HVB had so much junk in its portfolio that even after spinning off the bad bank, the presumed good bank still had so much junk it its portfolio that Unicredit had to write off quite a bit of the loan portfolio.

      The Landesbanken I won't get in to because that simply defies description. One can only hope that no one blows the lid on them for some years to come.

      So, I return to my point. Merkel had extremely good reasons to make sure that the German banks would not get into any bigger trouble. But there is no excuse for not taking banks, managements and shareholders to responsibility. No bonds would have had to be cut. Only some dilution of shareholders, curtailing of upper management bonuses and curtailing of dividends.

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  2. Mr. Kastner,

    Wether Germany is actively seeking domination or not, is secondary. De facto, is dominating. Ready the headlines. Nobody cares if Barroso said something. Nobody is the central figure in any EU summit other than Germany. Nobody else can impose whether one country will be helped the irish way and another the cypriot way, other than Germany. You will also find that only in Germany, the "harsh" treatment and ridiculization of the "lazy" southerners, was popular enough to bring votes (you may have heard of a german MP of greek origin, Mr. Hatzimarkarkis. He has many times in the greek tv, admitted that both his party - the liberals- and the CDU, have used Greece as punching bag, because it was good for bringing them votes...)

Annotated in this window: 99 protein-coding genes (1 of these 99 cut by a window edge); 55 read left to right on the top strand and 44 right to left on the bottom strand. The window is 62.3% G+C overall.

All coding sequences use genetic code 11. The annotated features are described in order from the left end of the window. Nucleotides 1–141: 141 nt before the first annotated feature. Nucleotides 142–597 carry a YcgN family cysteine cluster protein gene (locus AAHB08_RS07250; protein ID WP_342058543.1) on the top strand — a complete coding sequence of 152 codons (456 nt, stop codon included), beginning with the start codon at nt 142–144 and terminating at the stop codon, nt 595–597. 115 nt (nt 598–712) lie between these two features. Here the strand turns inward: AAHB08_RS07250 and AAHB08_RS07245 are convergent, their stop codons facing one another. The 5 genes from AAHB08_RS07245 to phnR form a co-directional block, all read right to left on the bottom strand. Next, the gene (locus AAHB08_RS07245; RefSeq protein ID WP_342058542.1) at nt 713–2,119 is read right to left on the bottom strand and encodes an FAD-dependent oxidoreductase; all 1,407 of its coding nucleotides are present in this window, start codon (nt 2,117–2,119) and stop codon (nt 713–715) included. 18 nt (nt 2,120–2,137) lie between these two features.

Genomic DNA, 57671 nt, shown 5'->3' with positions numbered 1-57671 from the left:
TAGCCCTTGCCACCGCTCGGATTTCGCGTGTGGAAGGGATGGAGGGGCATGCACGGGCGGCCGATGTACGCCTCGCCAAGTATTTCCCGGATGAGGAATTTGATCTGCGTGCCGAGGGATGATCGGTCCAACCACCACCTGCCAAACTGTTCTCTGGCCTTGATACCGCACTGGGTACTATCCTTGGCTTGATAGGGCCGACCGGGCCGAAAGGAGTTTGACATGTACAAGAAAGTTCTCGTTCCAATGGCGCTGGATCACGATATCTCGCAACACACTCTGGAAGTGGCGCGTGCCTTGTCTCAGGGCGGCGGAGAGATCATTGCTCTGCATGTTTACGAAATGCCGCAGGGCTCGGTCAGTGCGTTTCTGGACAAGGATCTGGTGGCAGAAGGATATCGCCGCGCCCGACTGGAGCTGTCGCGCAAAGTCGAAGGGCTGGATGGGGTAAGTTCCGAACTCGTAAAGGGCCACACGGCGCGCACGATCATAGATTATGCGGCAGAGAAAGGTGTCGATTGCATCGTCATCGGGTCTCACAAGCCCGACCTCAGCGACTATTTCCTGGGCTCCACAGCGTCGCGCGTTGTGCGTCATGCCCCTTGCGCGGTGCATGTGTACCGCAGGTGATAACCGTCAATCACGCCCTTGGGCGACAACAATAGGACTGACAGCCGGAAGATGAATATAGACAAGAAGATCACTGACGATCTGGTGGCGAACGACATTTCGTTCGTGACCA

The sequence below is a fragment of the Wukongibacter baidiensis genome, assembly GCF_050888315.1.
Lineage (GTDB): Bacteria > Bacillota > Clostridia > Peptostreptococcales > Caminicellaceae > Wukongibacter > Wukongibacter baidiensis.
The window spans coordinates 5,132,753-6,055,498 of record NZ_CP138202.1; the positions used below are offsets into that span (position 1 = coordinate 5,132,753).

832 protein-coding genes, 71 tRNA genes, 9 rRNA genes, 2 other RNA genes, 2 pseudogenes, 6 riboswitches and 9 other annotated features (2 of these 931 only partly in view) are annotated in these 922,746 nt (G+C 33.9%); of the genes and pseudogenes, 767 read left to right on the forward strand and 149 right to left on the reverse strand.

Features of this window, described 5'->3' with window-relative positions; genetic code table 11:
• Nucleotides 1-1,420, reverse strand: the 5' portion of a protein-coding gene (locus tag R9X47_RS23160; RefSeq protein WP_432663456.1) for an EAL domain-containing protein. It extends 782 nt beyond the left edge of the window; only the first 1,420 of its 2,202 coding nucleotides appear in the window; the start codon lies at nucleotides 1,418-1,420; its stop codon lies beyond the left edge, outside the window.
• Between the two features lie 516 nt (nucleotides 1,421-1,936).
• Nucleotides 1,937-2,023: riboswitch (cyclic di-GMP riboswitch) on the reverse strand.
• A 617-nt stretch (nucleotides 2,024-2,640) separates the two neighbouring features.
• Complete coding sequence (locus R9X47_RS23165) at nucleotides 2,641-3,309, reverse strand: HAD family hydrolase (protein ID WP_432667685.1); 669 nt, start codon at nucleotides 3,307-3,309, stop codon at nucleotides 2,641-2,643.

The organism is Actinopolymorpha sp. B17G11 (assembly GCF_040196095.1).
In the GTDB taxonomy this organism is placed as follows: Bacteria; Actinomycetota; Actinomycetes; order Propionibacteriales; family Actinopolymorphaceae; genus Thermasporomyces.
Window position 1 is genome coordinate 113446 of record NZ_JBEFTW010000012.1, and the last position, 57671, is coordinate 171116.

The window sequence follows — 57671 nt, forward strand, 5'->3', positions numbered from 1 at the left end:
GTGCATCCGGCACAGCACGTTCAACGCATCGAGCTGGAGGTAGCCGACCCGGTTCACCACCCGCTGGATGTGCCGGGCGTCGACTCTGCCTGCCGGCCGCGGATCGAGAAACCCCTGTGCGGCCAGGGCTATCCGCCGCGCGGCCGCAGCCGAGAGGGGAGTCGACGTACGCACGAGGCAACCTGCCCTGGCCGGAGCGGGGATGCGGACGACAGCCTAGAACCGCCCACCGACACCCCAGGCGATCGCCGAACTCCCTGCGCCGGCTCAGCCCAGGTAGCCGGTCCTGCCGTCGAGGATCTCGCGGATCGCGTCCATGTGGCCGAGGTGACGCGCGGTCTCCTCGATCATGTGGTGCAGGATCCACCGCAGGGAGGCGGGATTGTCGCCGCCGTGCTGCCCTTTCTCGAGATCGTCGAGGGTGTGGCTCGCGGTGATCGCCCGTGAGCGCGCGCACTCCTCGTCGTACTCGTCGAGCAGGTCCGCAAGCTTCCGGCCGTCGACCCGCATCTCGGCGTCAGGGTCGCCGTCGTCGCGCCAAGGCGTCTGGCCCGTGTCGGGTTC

It is a bit the nature of things. For further reference, you may want to read the passage from Thucydides' history of the peloponnesian war. In particular, the passage of the "negotiations" between Athens and Milos. Athens wanted Milos to join her side, Milos wanted to remain neutral. Athens, tried then the "offer you can't deny". Milos denied. It's the shortest, timeless, guide in international relations.

    http://web.mit.edu/dimitrib/www/Milos_Photos/Milian_Dialogue.html

    There are some very interesting and frank words coming from the Athenians there. There is also the hybris of the one with great power.

    German politicians in particular, should read that passage. After not understanding what its relation with them is, read it again. And then also read their own history from Weimar repubblic up to the Marshall Plan.

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  3. ΒΤW, here are the predictions about the cypriot program (history that repeats itself).

    http://i49.tinypic.com/34y1r9u.jpg

    Translation:
    - EU Commission, as always, unrealistic, because they want to give less money and time. They know it's unrealistic, but, who cares, after all, Cypriots are harbouring gangster money, they deserve punishment.

    - IMF more pessimistic, but can't impose the "truth" to Germany.

    Result: the memorandum becomes a "compromise", over which the lives of people will be played like dice.

    Officially it is called "EU solidarity".

    At least, when the cypriot program will fail and a 2nd one will be needed, you will be able to say "well, in my blog someone had predicted it, i have heard it before!".